It isn't often that one attends a financial conference to discover a technology and a sport that one is familiar with. Well, this happened to me recently, and I saw two of my passions combined: data acquisition and golf.
Amongst several company presentations was a company, Zepp, which was unknown to me previously. Its product is a small data acquisition “button” that contains sensors, A/D converters, ARM processors, flash storage, and Bluetooth compatibility. Its purpose is to measure golf metrics for real-time analysis straight to your smartphone or tablet.
The button is small (approx. 1 x 1 x 1/2 inch) and attaches to the Velcro of your golf glove. The golfer can swing at a golf ball at practice or on a golf course and get instant analysis of that swing on his phone.
I was skeptical at first, thinking that the force of the swing would dislodge any device structure in the button. But I quickly changed my mind when I tried it out and saw the results. It gave meaningful golfer information. Frankly, I was very impressed!
Here was my field, data acquisition, applied much differently to a sport that I play rigorously and often. “Why did the ball go there? I must have looked up! I didn't follow through! What did I do wrong?” These are common refrains from golfers, including me. Everyone tries to figure out what they did right, or conversely what they did wrong. The real-time feedback from such a small device can help immensely, all for $149.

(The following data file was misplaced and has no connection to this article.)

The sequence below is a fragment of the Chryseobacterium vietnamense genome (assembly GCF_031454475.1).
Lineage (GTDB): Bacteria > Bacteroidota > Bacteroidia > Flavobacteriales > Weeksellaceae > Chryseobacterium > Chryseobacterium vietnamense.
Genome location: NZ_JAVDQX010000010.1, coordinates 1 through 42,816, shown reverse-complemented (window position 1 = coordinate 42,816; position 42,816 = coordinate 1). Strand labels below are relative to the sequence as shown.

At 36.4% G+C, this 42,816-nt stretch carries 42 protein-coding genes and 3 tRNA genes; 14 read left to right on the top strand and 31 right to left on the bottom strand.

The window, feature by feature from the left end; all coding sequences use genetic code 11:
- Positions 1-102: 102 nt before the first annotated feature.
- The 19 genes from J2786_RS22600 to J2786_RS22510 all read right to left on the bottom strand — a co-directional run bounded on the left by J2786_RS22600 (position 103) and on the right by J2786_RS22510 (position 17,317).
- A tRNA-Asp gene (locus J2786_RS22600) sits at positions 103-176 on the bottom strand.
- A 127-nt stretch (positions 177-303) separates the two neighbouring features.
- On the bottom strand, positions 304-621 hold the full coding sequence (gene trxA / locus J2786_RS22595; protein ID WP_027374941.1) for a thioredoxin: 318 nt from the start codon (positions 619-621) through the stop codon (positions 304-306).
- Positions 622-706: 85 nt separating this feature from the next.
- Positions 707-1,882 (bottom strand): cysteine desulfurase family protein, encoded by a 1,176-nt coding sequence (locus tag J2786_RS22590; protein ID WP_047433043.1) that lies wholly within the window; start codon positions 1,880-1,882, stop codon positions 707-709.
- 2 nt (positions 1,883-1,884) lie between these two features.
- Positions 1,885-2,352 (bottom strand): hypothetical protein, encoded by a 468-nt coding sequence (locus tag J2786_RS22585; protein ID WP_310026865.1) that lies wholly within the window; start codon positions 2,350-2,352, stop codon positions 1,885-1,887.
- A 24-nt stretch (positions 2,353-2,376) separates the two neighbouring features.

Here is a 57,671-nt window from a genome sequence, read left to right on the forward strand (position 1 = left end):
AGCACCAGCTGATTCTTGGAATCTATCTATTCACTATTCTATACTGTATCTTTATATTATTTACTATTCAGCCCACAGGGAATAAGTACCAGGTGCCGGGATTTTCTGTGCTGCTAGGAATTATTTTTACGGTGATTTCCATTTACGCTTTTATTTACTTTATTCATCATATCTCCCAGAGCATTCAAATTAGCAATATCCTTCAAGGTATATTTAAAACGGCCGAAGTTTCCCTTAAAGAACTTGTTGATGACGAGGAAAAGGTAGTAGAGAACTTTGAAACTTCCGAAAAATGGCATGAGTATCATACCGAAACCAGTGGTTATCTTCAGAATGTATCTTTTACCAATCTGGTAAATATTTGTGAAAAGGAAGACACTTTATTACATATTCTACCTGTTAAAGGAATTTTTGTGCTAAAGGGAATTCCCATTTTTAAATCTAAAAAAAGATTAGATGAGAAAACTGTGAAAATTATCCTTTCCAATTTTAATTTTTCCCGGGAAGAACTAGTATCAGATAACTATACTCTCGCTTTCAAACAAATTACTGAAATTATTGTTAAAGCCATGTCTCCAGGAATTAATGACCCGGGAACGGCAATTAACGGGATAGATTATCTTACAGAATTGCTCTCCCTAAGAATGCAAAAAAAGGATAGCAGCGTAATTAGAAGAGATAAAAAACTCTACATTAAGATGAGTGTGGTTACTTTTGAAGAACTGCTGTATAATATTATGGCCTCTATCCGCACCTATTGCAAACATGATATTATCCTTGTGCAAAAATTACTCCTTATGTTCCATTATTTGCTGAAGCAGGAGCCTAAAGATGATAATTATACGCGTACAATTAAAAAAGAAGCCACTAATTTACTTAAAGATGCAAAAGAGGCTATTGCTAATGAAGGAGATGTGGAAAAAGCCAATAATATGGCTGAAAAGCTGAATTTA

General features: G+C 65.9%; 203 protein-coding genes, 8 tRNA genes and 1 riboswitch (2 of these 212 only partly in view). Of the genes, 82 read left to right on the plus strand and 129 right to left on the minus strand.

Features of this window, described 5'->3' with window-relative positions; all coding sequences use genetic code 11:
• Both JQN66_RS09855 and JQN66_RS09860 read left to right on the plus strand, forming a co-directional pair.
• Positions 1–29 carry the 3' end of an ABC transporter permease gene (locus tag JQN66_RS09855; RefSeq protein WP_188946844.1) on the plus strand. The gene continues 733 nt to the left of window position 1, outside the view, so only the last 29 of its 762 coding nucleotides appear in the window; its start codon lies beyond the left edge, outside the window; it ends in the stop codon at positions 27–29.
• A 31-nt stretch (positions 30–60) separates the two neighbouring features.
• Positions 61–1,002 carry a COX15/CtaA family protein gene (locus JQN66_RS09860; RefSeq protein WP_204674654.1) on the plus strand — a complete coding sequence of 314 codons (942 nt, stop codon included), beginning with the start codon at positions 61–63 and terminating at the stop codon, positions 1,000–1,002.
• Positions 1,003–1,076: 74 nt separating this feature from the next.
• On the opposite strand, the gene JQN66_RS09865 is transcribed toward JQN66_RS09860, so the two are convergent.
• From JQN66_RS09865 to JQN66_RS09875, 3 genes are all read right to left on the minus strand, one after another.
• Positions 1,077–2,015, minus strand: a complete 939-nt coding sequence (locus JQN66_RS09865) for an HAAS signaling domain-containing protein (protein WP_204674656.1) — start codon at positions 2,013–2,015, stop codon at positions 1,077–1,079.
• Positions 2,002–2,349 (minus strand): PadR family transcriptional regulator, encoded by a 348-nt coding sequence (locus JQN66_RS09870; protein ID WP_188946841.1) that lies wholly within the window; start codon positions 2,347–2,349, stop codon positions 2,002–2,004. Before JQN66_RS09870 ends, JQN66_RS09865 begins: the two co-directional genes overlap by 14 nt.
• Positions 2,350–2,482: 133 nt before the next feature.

Now, I am not selling it (Amazon and Best Buy are), but being deeply involved in data acquisition and knowing what it takes to come up with such a product, I was very impressed.
Essentially this is a real-time system with sensors, computer, and application software. But most of all, the mechanical packaging to get this in a very small indestructible “button” and seamlessly work with the standard smartphones, sets it apart. What I further thought ingenious was the simple attachment to a golfer's common apparel, the glove, was so simple, but effective.
Up to now we have seen video and imaging techniques applied to sports, but now data acquisition has added to our understanding of our own dynamic movements. And it will go beyond just golf. Baseball and tennis are on tap for this same real-time metrics. Young baseball players will now be evaluated for all kinds of data metrics without ever having seen a scout in person. We are on the cusp of data acquisition moving into the non-technical arena and playing a larger role in understanding and quantifying sports success.
Maybe data acquisition is not so esoteric to the wider world.
This article was originally published on EBN's sister publication EE Times .